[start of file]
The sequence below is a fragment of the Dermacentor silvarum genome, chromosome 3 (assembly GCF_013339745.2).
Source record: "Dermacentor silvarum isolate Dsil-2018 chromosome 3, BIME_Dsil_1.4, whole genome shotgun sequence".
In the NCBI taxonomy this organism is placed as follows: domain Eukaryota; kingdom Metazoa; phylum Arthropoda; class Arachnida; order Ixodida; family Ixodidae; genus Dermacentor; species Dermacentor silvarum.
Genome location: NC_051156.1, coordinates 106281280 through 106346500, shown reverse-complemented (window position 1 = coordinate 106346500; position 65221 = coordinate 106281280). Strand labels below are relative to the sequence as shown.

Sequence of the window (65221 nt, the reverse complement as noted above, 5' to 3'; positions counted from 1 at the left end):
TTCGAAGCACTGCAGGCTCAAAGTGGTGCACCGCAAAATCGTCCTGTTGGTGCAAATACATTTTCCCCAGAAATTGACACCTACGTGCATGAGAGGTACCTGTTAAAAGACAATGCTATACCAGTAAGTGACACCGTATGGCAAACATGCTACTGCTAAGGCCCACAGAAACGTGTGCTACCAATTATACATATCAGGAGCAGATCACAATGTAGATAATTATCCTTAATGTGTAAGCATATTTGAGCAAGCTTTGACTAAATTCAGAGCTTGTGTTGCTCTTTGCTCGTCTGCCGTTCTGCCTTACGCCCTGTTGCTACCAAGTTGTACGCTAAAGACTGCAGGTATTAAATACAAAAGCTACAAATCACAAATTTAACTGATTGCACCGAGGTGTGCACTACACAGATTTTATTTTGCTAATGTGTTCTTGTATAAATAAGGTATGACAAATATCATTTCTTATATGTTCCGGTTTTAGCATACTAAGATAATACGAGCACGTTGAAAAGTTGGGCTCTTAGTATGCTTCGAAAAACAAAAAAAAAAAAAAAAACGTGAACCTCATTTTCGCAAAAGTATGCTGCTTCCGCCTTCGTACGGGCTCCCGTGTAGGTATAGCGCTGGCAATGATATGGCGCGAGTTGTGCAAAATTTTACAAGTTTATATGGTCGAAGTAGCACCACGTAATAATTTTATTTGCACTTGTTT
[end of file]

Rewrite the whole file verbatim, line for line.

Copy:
The sequence below is a fragment of the Dermacentor silvarum genome, chromosome 3 (assembly GCF_013339745.2).
Source record: "Dermacentor silvarum isolate Dsil-2018 chromosome 3, BIME_Dsil_1.4, whole genome shotgun sequence".
In the NCBI taxonomy this organism is placed as follows: domain Eukaryota; kingdom Metazoa; phylum Arthropoda; class Arachnida; order Ixodida; family Ixodidae; genus Dermacentor; species Dermacentor silvarum.
Genome location: NC_051156.1, coordinates 106281280 through 106346500, shown reverse-complemented (window position 1 = coordinate 106346500; position 65221 = coordinate 106281280). Strand labels below are relative to the sequence as shown.

Sequence of the window (65221 nt, the reverse complement as noted above, 5' to 3'; positions counted from 1 at the left end):
TTCGAAGCACTGCAGGCTCAAAGTGGTGCACCGCAAAATCGTCCTGTTGGTGCAAATACATTTTCCCCAGAAATTGACACCTACGTGCATGAGAGGTACCTGTTAAAAGACAATGCTATACCAGTAAGTGACACCGTATGGCAAACATGCTACTGCTAAGGCCCACAGAAACGTGTGCTACCAATTATACATATCAGGAGCAGATCACAATGTAGATAATTATCCTTAATGTGTAAGCATATTTGAGCAAGCTTTGACTAAATTCAGAGCTTGTGTTGCTCTTTGCTCGTCTGCCGTTCTGCCTTACGCCCTGTTGCTACCAAGTTGTACGCTAAAGACTGCAGGTATTAAATACAAAAGCTACAAATCACAAATTTAACTGATTGCACCGAGGTGTGCACTACACAGATTTTATTTTGCTAATGTGTTCTTGTATAAATAAGGTATGACAAATATCATTTCTTATATGTTCCGGTTTTAGCATACTAAGATAATACGAGCACGTTGAAAAGTTGGGCTCTTAGTATGCTTCGAAAAACAAAAAAAAAAAAAAAAACGTGAACCTCATTTTCGCAAAAGTATGCTGCTTCCGCCTTCGTACGGGCTCCCGTGTAGGTATAGCGCTGGCAATGATATGGCGCGAGTTGTGCAAAATTTTACAAGTTTATATGGTCGAAGTAGCACCACGTAATAATTTTATTTGCACTTGTTT